GEORGE JACK FROM SCOTLAND
- by George Jack III
My grandfather, George Jack, was born in Dundee, Dumfrieshire, Scotland in 1840 where he remained until he was twenty-five.
In 1861 he married May Gardiner, born in 1835. One son George and a daughter Jessie were born in Scotland. Jessie married George Hall in Ontario, Canada.
In 1865 he immigrated with his family to Toronto, Ontario. He was a cabinet maker by trade and thus earned his living in Canada for several years. Three more children were born; David, married Martha Christ and they became my parents, Mary, married Olaf P. Smith, and Isabel married Albert Christ.
He moved from Toronto onto a farm near Sprucedale, Ontario until he came west in 1912. With him came George Hall and Albert Christ who bought a farm five miles north of Kitscoty, Alberta. Many old timers from north of the river stopped over night with Isabel and Albert Christ when they hauled grain and supplies to or from Kitscoty. Many a night their home overflowed with people, and bedding which most of them carried with them was unrolled and slept on under the kitchen table. At times the stable was used for sleeping quarters.
My dad bought a farm south of Kitscoty but Grandad and George Hall went on to Frog Lake in 1913 and homeÂsteaded there, Grandad on S.E. 35-56-4-W4th. In April 1914 my mother and children joined Dad at Kitscoty.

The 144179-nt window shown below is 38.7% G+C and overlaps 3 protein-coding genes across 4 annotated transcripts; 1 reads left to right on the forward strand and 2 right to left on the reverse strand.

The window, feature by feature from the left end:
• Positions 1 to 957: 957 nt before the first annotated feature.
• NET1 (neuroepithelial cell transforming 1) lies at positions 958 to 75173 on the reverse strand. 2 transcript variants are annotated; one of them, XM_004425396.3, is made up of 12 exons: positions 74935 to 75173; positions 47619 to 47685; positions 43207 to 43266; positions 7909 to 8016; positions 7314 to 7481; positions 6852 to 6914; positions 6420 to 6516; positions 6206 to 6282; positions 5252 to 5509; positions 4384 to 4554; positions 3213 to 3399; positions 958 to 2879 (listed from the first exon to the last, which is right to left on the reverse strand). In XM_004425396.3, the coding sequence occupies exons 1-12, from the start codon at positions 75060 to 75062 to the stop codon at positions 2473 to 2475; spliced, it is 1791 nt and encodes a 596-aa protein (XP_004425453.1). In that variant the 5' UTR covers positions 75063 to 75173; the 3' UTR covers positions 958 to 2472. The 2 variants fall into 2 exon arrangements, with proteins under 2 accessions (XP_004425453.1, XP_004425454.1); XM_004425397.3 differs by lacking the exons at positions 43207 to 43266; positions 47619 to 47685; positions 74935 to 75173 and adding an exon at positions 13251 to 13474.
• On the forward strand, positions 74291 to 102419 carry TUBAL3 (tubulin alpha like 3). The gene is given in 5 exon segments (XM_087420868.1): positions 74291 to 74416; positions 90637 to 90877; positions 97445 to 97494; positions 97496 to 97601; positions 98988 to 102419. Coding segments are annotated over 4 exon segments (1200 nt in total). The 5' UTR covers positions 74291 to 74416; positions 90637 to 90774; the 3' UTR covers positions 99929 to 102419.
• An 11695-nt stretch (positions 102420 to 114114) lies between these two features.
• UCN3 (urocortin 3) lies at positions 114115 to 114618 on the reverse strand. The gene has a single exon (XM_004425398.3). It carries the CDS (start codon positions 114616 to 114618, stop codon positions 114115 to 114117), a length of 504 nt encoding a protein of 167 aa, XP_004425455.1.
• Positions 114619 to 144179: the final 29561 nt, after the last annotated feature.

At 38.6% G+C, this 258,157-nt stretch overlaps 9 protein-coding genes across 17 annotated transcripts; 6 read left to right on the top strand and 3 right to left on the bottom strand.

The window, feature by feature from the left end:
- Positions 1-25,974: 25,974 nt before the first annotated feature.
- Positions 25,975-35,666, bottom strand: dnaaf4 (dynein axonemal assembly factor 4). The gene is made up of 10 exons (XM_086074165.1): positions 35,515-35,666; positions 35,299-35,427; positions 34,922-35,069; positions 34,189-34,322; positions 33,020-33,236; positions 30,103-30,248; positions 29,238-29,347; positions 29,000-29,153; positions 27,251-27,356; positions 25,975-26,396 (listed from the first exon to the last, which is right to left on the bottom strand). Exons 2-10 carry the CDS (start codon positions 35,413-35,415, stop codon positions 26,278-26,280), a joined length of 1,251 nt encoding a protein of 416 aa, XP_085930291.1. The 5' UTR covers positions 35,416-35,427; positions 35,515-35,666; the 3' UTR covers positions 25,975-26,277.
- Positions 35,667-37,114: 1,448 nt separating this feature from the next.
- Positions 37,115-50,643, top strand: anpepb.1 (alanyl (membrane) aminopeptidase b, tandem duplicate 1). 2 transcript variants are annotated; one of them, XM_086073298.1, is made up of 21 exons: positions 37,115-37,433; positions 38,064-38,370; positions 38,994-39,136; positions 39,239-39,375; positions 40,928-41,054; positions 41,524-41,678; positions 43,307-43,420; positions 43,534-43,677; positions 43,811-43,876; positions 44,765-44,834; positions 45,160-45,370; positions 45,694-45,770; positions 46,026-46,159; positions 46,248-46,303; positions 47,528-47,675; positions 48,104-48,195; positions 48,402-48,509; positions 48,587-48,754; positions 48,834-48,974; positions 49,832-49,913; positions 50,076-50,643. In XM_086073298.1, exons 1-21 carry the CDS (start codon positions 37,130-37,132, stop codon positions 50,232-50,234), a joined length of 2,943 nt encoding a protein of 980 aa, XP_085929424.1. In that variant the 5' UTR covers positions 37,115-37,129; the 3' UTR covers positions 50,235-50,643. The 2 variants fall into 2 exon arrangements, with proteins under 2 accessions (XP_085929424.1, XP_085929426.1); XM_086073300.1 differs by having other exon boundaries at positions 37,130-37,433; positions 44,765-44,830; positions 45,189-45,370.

In 1915 I applied for a homestead, N.E. 26-56-4-W4th meridian. I suppose it was because Grandad and sister Jessie was there. I stayed there a couple of winters and did some brushing but as I did not get there in time or stay the required length of time a Mr. Litchfield filed on the quarÂter. I let it go and bought land south-west of Kitscoty, a venture that proved successful. Fred, Earl and Lorne Granger from Frog Lake worked for me at times and Lorne married my oldest daughter, Ada.
My dad bought a quarter from Abe Granger's father at Laurier Lake in 1915 or 16; we had it for several years and sold it to one of the Bristows, I think his name was Fred. It's about fifty-five years since I was in those parts. This land was too far from railroads, Kitscoty closer.
After Grandad retired he spent his time between George Hall's at Frog Lake and my dad's at Kitscoty. He passed away at Kitscoty in 1928 at the age of eighty-two.